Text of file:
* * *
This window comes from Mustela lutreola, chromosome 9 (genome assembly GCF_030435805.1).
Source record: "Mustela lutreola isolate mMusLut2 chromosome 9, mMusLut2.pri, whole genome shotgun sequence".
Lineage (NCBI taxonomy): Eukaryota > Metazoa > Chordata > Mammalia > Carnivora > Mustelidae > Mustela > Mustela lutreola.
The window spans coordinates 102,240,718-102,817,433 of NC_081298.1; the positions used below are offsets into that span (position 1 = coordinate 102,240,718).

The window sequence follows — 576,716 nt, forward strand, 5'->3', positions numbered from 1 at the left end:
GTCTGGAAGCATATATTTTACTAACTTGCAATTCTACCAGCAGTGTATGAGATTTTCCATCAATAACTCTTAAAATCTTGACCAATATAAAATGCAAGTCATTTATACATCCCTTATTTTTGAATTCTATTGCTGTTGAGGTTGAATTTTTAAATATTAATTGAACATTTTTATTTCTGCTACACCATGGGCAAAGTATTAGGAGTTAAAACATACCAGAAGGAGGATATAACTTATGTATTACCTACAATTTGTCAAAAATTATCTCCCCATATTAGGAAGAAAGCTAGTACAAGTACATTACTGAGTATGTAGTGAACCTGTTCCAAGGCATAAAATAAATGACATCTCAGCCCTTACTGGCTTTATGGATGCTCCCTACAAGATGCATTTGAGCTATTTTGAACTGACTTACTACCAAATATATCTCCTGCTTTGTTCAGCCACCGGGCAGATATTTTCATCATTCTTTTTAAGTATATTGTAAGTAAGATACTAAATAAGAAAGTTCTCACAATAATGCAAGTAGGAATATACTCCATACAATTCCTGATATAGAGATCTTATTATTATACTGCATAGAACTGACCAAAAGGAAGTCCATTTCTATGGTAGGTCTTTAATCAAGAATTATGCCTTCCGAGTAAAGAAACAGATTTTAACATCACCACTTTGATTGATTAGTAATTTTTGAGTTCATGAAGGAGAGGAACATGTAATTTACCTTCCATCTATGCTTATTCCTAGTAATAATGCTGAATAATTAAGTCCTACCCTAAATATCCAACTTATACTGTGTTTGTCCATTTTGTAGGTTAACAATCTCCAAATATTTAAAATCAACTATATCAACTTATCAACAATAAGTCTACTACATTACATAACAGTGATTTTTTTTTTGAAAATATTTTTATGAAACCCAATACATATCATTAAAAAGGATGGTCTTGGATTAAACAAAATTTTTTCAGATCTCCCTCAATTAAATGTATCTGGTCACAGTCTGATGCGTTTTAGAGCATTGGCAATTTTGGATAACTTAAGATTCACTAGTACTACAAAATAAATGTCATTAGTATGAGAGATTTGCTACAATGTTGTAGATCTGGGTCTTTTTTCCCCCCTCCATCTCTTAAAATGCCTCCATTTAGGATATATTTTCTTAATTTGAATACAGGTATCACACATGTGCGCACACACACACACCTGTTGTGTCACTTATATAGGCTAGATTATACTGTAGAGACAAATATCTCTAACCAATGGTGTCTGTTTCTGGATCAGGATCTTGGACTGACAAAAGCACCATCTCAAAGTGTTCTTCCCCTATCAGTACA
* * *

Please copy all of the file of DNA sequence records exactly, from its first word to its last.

This window comes from Mustela lutreola, chromosome 9 (genome assembly GCF_030435805.1).
Source record: "Mustela lutreola isolate mMusLut2 chromosome 9, mMusLut2.pri, whole genome shotgun sequence".
Lineage (NCBI taxonomy): Eukaryota > Metazoa > Chordata > Mammalia > Carnivora > Mustelidae > Mustela > Mustela lutreola.
The window spans coordinates 102,240,718-102,817,433 of NC_081298.1; the positions used below are offsets into that span (position 1 = coordinate 102,240,718).

The window sequence follows — 576,716 nt, forward strand, 5'->3', positions numbered from 1 at the left end:
GTCTGGAAGCATATATTTTACTAACTTGCAATTCTACCAGCAGTGTATGAGATTTTCCATCAATAACTCTTAAAATCTTGACCAATATAAAATGCAAGTCATTTATACATCCCTTATTTTTGAATTCTATTGCTGTTGAGGTTGAATTTTTAAATATTAATTGAACATTTTTATTTCTGCTACACCATGGGCAAAGTATTAGGAGTTAAAACATACCAGAAGGAGGATATAACTTATGTATTACCTACAATTTGTCAAAAATTATCTCCCCATATTAGGAAGAAAGCTAGTACAAGTACATTACTGAGTATGTAGTGAACCTGTTCCAAGGCATAAAATAAATGACATCTCAGCCCTTACTGGCTTTATGGATGCTCCCTACAAGATGCATTTGAGCTATTTTGAACTGACTTACTACCAAATATATCTCCTGCTTTGTTCAGCCACCGGGCAGATATTTTCATCATTCTTTTTAAGTATATTGTAAGTAAGATACTAAATAAGAAAGTTCTCACAATAATGCAAGTAGGAATATACTCCATACAATTCCTGATATAGAGATCTTATTATTATACTGCATAGAACTGACCAAAAGGAAGTCCATTTCTATGGTAGGTCTTTAATCAAGAATTATGCCTTCCGAGTAAAGAAACAGATTTTAACATCACCACTTTGATTGATTAGTAATTTTTGAGTTCATGAAGGAGAGGAACATGTAATTTACCTTCCATCTATGCTTATTCCTAGTAATAATGCTGAATAATTAAGTCCTACCCTAAATATCCAACTTATACTGTGTTTGTCCATTTTGTAGGTTAACAATCTCCAAATATTTAAAATCAACTATATCAACTTATCAACAATAAGTCTACTACATTACATAACAGTGATTTTTTTTTTGAAAATATTTTTATGAAACCCAATACATATCATTAAAAAGGATGGTCTTGGATTAAACAAAATTTTTTCAGATCTCCCTCAATTAAATGTATCTGGTCACAGTCTGATGCGTTTTAGAGCATTGGCAATTTTGGATAACTTAAGATTCACTAGTACTACAAAATAAATGTCATTAGTATGAGAGATTTGCTACAATGTTGTAGATCTGGGTCTTTTTTCCCCCCTCCATCTCTTAAAATGCCTCCATTTAGGATATATTTTCTTAATTTGAATACAGGTATCACACATGTGCGCACACACACACACCTGTTGTGTCACTTATATAGGCTAGATTATACTGTAGAGACAAATATCTCTAACCAATGGTGTCTGTTTCTGGATCAGGATCTTGGACTGACAAAAGCACCATCTCAAAGTGTTCTTCCCCTATCAGTACA